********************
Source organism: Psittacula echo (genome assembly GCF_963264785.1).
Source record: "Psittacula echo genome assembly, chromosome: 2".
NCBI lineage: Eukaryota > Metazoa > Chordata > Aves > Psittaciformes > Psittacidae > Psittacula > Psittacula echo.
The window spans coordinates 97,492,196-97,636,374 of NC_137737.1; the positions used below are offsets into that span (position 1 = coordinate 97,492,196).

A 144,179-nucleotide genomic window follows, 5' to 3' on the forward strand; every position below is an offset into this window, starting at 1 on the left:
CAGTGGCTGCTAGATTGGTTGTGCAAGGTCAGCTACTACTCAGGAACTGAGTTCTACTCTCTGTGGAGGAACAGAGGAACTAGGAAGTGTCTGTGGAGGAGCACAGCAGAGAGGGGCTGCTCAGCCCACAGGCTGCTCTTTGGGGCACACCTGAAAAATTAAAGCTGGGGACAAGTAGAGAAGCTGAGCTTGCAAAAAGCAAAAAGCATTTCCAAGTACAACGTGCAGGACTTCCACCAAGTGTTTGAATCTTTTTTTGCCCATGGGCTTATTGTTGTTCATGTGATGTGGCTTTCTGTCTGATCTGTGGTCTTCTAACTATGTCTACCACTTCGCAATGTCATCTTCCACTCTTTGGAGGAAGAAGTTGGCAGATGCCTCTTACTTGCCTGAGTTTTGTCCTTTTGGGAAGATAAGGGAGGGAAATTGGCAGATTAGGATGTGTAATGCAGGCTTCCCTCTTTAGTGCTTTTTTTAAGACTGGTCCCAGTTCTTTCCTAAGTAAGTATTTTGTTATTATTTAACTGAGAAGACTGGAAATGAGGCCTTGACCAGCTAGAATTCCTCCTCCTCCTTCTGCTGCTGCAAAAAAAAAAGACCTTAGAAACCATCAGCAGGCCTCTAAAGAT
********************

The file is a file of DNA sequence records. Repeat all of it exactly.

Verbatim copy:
Source organism: Psittacula echo (genome assembly GCF_963264785.1).
Source record: "Psittacula echo genome assembly, chromosome: 2".
NCBI lineage: Eukaryota > Metazoa > Chordata > Aves > Psittaciformes > Psittacidae > Psittacula > Psittacula echo.
The window spans coordinates 97,492,196-97,636,374 of NC_137737.1; the positions used below are offsets into that span (position 1 = coordinate 97,492,196).

A 144,179-nucleotide genomic window follows, 5' to 3' on the forward strand; every position below is an offset into this window, starting at 1 on the left:
CAGTGGCTGCTAGATTGGTTGTGCAAGGTCAGCTACTACTCAGGAACTGAGTTCTACTCTCTGTGGAGGAACAGAGGAACTAGGAAGTGTCTGTGGAGGAGCACAGCAGAGAGGGGCTGCTCAGCCCACAGGCTGCTCTTTGGGGCACACCTGAAAAATTAAAGCTGGGGACAAGTAGAGAAGCTGAGCTTGCAAAAAGCAAAAAGCATTTCCAAGTACAACGTGCAGGACTTCCACCAAGTGTTTGAATCTTTTTTTGCCCATGGGCTTATTGTTGTTCATGTGATGTGGCTTTCTGTCTGATCTGTGGTCTTCTAACTATGTCTACCACTTCGCAATGTCATCTTCCACTCTTTGGAGGAAGAAGTTGGCAGATGCCTCTTACTTGCCTGAGTTTTGTCCTTTTGGGAAGATAAGGGAGGGAAATTGGCAGATTAGGATGTGTAATGCAGGCTTCCCTCTTTAGTGCTTTTTTTAAGACTGGTCCCAGTTCTTTCCTAAGTAAGTATTTTGTTATTATTTAACTGAGAAGACTGGAAATGAGGCCTTGACCAGCTAGAATTCCTCCTCCTCCTTCTGCTGCTGCAAAAAAAAAAGACCTTAGAAACCATCAGCAGGCCTCTAAAGAT